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A Model for Racial Harmony

May 28, 2000|Susan Anderson | Susan Anderson has written for The Nation and L.A. Weekly

Earlier this month, there were probably more streets blocked off for Cinco de Mayo festivities in the inner-city neighborhoods south of the Santa Monica Freeway than anywhere else in the city. This surprising development may point a way to social harmony as Los Angeles continues to diversify racially and ethnically. For it was black-run organizations that, as part of their mission of community service, mounted many of the Cinco de Mayo celebrations. From churches and hospitals, to service and civil-rights groups, a network of African American organizations is quietly tending the needs of mostly poor Latino newcomers who have settled in formerly black neighborhoods.

Yet, ironically, some of these organizations have been criticized by funders for not having integrated boards, no matter how integrated their staffs or effective their programs. These funders are unable to see that there's no contradiction between being a black organization and serving the whole community well.

Steady black outmigration and the arrival of Latin American immigrants have transformed South L.A. "The notion of a geographically determined black community is no longer correct or viable," asserts a recent United Way study. The growing population of Latino immigrants, by and large, lacks access to power and the resources needed for upward economic mobility. But when that access is provided, it is often by well-established African American organizations that remain in the area. "Don't move, improve" is their unofficial slogan.

Some of these organizations encourage new forms of civic participation. For example, a coalition that includes Ward AME Church, Concerned Citizens of South Central Los Angeles and the Brotherhood Crusade initiated the Census outreach among Spanish-speaking South L.A. residents.

The Community Coalition to Prevent Substance Abuse in the Vermont Slauson area focuses on ending violence, drug trafficking and poverty. Karen Bass, its executive director, calls the group's approach "a new kind of affirmative action" to build a social-justice movement of blacks and Latinos.

The greater Los Angeles Southern Christian Leadership Conference takes its inspiration from the Rev. Martin Luther King Jr.'s vision of inclusiveness. One program, Project Ahead, seeks to build partnerships among low-income African American and Latino parents and the 10 schools their children attend. The Rosa Parks Sexual Assault Crisis Center, the only rape center serving women of color in South L.A., receives 100 calls a week and works with the East L.A. Rape Crisis Center to better understand Latinas' responses to rape; 60% of the clients using the SCLC Dispute Resolution Center are Latino.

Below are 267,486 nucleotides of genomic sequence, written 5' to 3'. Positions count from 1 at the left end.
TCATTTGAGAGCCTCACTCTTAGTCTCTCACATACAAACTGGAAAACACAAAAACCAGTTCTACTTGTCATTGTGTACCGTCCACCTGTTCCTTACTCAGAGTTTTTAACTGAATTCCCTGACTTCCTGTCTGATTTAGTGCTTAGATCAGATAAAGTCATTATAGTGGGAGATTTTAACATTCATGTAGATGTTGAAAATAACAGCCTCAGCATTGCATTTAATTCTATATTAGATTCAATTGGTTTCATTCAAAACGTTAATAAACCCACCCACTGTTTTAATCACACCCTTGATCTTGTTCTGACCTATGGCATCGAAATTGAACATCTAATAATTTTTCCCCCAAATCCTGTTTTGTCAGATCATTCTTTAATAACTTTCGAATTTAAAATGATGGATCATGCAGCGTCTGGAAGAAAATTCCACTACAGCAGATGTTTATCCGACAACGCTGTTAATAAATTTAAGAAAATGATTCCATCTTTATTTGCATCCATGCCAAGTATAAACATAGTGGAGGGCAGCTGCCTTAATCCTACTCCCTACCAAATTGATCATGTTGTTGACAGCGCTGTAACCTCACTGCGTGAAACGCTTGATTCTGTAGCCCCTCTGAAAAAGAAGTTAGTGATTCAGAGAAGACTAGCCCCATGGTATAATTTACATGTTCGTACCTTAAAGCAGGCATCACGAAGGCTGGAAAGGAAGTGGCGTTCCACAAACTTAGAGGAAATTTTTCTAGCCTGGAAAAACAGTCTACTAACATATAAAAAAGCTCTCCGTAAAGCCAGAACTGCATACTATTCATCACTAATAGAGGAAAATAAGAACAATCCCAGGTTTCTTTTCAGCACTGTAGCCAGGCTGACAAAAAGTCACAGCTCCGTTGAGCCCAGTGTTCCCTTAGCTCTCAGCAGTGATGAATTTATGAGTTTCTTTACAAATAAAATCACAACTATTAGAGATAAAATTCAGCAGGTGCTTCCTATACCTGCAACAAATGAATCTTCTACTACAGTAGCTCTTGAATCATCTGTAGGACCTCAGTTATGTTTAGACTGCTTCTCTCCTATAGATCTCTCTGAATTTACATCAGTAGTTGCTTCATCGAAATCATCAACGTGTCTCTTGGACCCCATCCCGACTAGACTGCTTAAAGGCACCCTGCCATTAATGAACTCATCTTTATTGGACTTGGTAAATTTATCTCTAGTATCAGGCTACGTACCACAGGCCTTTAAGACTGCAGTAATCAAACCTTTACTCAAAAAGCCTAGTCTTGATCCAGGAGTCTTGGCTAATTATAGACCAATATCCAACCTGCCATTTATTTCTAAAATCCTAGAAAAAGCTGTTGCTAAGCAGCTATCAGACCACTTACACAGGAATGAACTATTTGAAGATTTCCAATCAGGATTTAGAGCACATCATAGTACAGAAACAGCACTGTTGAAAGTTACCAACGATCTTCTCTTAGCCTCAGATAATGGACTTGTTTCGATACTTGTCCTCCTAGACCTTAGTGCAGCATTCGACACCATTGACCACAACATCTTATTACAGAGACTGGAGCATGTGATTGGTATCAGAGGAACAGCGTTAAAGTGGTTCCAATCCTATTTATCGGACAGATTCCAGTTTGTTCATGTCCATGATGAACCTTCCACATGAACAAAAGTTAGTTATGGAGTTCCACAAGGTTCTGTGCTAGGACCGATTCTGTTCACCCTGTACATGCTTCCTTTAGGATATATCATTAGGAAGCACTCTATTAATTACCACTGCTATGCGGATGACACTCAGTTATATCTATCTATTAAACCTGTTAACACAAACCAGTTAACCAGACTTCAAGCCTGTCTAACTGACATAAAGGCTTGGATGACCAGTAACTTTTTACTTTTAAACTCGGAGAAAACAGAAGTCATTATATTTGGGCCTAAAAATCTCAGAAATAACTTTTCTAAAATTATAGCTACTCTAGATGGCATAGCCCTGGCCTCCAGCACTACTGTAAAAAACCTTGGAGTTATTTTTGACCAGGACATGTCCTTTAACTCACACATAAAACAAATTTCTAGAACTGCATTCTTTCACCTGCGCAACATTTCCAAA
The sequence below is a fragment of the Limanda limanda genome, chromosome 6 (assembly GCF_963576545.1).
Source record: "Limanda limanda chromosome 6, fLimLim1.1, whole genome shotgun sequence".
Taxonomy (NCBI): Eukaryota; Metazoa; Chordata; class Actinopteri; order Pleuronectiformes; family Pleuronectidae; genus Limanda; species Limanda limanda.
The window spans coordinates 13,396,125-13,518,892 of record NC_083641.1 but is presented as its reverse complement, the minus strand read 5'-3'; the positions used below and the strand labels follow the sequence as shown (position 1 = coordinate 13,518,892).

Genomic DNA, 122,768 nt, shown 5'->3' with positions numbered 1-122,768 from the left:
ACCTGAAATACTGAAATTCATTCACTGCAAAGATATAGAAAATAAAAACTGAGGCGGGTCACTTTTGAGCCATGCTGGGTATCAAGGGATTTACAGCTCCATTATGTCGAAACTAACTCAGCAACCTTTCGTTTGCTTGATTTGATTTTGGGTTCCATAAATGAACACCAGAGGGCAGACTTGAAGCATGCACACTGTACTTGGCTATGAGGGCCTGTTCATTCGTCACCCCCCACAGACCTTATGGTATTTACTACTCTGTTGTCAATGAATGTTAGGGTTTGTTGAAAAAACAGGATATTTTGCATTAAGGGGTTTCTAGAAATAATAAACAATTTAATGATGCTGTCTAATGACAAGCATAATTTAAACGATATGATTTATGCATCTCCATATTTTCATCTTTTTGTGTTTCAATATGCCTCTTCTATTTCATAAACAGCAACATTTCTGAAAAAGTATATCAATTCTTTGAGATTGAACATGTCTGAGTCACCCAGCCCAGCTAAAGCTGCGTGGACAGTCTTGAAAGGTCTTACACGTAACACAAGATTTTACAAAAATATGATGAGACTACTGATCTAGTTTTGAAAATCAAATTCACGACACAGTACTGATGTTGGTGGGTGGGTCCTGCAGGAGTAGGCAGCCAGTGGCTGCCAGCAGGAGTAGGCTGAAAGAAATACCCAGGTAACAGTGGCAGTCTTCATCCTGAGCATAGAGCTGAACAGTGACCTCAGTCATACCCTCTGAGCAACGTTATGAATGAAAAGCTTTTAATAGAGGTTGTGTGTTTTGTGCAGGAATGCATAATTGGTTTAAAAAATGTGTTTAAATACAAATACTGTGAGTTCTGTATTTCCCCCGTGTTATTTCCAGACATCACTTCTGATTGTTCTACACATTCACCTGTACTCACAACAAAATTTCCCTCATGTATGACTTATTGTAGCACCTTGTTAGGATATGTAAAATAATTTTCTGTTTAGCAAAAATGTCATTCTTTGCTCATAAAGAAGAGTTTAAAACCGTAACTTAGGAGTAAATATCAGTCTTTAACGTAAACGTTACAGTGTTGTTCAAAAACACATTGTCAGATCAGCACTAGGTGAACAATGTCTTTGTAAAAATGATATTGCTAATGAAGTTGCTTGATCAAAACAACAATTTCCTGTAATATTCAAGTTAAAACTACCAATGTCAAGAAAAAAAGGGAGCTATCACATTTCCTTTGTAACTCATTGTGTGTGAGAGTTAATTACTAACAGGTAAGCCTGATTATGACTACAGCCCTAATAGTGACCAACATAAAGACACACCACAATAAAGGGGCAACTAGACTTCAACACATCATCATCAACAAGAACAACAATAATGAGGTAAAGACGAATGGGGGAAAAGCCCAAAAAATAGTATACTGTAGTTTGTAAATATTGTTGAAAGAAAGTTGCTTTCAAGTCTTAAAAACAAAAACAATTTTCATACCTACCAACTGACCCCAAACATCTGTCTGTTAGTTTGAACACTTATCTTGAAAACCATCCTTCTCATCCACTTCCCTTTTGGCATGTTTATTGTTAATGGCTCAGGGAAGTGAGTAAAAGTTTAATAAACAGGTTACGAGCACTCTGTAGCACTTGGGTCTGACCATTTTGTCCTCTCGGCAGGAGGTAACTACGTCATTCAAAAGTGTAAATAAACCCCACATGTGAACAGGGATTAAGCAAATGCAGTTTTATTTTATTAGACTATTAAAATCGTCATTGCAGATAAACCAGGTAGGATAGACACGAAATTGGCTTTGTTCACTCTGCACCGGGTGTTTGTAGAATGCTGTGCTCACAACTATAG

Other black-run organizations target practical needs. Historic First AME Church regularly provides food and other services to indigent residents, a majority of them Latino. In addition to delivering health care, Watts Health Systems, Inc., sponsors an art exhibition that celebrates "the global village of African, Latino, Asian, European and Native American creativity," according to Harold Hambrick, a public-affairs official. Broadway Federal Savings, founded after WWII to provide loans to African Americans, now mostly serves low-income Latino families. Community Build, established in 1992 by an African American board of directors, provides job training to 4,000 youth and their families, half of whom are Latino.

To help promote greater tolerance, there is a strong emphasis on youth development among all African American organizations serving Latino residents. Some organizations begin with the very young. Second Baptist Church established The Children's Center to provide day care for qualified low-income parents in 1966. Since 1986, Latino use of the facilities has grown from 30% to 70%, and the center has responded by hiring more Latino staffers and adopting a bilingual strategy. The Urban League's Headstart program has followed suit.

These African American-run organizations have been able to adapt to their changing communities for two reasons. One, the mission of the best of them reflects the venerable sentiment of the black freedom movement, a commitment not just to group advancement, but to justice. Two, despite an appearance of dwindling influence, the African American tradition of institution-building has created a strong civic infrastructure, often hidden from the outside world, made up of private/public organizations, sometimes loosely interlocked through their memberships. With their history of nurturing black talent against great odds, these associations are highly skilled at providing the resources immigrants need to adjust to their new environments.

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